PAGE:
This Revolutionary New “True Zero Carbon” Cement Uses Electrolysis Instead Of Furnaces

In the field of sustainable construction, Sublime Cement emerges as a revolutionary contender, poised to disrupt traditional cement manufacturing processes.

Amidst various low-carbon and carbon-capturing concrete alternatives under development, Sublime Systems, a spinout from MIT, stands out. Its pioneering electrochemical approach to cement-making sets it apart, offering a “true zero carbon” solution that eliminates carbon emissions at critical stages of the production process.

Traditional cement production involves heating limestone to about 1,400°C (2,552°F) using fossil fuels, a primary source of emissions. Yet, limestone contains approximately 50% carbon dioxide by weight, and the release of CO2 during heating is challenging to capture, as it mingles with flue gases.

Sublime’s groundbreaking approach centers on electrochemistry. Hydrogen and oxygen gases are generated through near-neutral pH water electrolysis, creating a pH gradient between electrodes. Calcium-bearing minerals react with the acid formed at the anode, producing dissolved calcium ions that migrate toward the cathode. Upon reaching a pH level of at least 12.5, these ions react with the base generated at the cathode, forming solid calcium hydroxide, also known as builder’s lime or slaked lime.

This calcium hydroxide serves as a direct replacement in traditional cement manufacturing processes. Sublime has refined this process for enhanced energy efficiency, eliminating hydrogen production, separating oxygen and CO2 gas streams, facilitating continuous lime extraction, and employing off-the-shelf electrolysis equipment.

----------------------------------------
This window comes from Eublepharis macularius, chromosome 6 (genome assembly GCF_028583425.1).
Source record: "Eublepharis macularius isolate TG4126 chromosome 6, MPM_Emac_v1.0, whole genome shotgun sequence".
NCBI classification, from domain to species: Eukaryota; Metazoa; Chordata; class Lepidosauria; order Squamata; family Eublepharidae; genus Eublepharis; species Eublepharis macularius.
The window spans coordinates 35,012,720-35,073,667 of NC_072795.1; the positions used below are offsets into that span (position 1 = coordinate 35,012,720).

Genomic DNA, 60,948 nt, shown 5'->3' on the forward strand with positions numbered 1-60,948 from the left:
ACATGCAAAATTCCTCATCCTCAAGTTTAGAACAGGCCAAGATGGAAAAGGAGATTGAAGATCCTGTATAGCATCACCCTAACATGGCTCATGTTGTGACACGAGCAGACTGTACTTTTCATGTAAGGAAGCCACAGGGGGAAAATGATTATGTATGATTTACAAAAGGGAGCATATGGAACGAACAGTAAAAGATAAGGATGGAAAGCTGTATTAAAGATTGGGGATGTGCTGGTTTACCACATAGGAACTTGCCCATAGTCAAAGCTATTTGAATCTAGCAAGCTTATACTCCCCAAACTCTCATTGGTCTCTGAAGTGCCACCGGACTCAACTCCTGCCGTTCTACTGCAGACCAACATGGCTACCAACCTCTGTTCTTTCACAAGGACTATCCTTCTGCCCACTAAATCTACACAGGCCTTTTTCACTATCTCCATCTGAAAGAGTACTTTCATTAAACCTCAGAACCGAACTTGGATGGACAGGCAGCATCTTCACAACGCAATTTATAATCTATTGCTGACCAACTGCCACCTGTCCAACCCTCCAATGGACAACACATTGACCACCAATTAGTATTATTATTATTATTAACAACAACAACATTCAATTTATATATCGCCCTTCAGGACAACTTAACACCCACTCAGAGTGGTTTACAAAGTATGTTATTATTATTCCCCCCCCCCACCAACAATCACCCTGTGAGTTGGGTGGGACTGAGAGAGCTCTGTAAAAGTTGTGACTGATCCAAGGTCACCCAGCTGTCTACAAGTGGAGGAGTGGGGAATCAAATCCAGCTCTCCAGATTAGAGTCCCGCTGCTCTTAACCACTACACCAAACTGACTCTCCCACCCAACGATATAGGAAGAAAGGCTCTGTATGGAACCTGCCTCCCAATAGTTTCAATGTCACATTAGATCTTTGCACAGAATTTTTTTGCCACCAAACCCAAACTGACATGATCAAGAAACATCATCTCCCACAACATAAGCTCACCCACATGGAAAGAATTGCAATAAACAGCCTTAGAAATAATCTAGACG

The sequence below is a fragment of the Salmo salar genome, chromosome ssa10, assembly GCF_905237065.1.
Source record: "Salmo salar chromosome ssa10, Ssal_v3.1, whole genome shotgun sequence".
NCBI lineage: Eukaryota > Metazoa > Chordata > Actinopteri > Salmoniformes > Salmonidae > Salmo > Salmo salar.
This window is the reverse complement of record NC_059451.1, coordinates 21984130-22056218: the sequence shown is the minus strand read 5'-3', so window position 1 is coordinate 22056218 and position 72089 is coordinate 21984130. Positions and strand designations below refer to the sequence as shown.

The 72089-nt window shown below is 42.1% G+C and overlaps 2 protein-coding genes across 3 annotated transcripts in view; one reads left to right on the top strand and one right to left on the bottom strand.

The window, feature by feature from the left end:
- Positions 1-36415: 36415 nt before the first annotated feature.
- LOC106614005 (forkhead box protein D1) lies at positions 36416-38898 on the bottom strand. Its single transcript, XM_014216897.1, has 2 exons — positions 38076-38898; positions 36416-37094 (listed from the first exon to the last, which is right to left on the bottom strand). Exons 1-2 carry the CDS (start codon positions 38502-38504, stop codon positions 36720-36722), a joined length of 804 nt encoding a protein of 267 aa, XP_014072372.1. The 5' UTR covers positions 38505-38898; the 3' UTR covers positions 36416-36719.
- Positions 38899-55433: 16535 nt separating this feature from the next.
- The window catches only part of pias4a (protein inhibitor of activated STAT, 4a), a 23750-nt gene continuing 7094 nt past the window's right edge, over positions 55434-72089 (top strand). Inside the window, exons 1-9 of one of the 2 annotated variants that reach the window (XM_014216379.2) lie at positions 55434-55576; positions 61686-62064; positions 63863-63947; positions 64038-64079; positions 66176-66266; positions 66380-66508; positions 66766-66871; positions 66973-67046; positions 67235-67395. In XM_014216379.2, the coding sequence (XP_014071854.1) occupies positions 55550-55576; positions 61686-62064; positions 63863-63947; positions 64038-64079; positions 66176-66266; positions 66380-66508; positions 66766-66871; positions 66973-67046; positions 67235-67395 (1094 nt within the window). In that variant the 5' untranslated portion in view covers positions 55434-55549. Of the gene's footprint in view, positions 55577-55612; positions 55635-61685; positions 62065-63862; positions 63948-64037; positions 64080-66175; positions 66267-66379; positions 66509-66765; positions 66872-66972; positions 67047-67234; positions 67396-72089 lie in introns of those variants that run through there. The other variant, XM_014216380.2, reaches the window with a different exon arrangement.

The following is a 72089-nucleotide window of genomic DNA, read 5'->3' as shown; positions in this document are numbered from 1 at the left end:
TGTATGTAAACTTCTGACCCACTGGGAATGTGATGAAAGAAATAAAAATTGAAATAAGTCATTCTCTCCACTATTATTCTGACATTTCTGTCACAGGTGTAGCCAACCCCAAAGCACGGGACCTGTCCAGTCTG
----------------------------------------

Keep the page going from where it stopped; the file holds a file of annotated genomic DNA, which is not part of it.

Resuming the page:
The versatility of Sublime’s process allows for the utilization of various feedstocks. In cases where low-grade limestone is economically viable, it can be utilized. To achieve zero carbon cement, the process can extract pure calcium from impurities in materials like silica, magnesium, iron, or aluminum, refining them into higher-grade components. Crucially, this entire process occurs at room temperature, eliminating the need for combustion furnaces or electric heating.

Sublime proudly touts its product as the “only fossil-fuel-free, scalable, drop-in replacement for traditional cement in concrete.” Notably, Sublime Cement has earned the ASTM C1157 designation, which sets industry performance standards based on parameters such as strength, durability, shrinkage, and more. This achievement enables Sublime Cement to comply with major American and international building codes.

Despite the immense potential of zero-carbon cement, a key challenge remains: cost competitiveness. Sublime aims to achieve cost parity with traditional Portland cement production within the next eight to ten years. In the short term, while its process may be somewhat costlier than traditional methods, it anticipates that the cost will still be lower than Portland cement plus carbon capture.

Sublime’s journey has evolved from a gram-scale research lab model at MIT to a facility capable of producing approximately 100 tons of cement annually. The next milestone is a demonstration plant, scheduled for commissioning by the end of 2025, with production commencing in 2026. Subsequently, plans include the establishment of a full-scale commercial cement manufacturing facility, producing around a million tons per year by 2027-28, ultimately aiming for global deployment in the 2030s.

As the world grapples with the imperative of sustainable construction materials, Sublime Cement emerges as a beacon of innovation. Its true zero-carbon approach, scalable technology, and commitment to achieving cost competitiveness offer hope for a greener, more sustainable future in the construction industry. Collaborative efforts among stakeholders, including building owners, architects, engineers, and materials suppliers, will play a pivotal role in driving the adoption of low-carbon cement and addressing the urgent need for sustainability in construction.

Source: Sublime Systems

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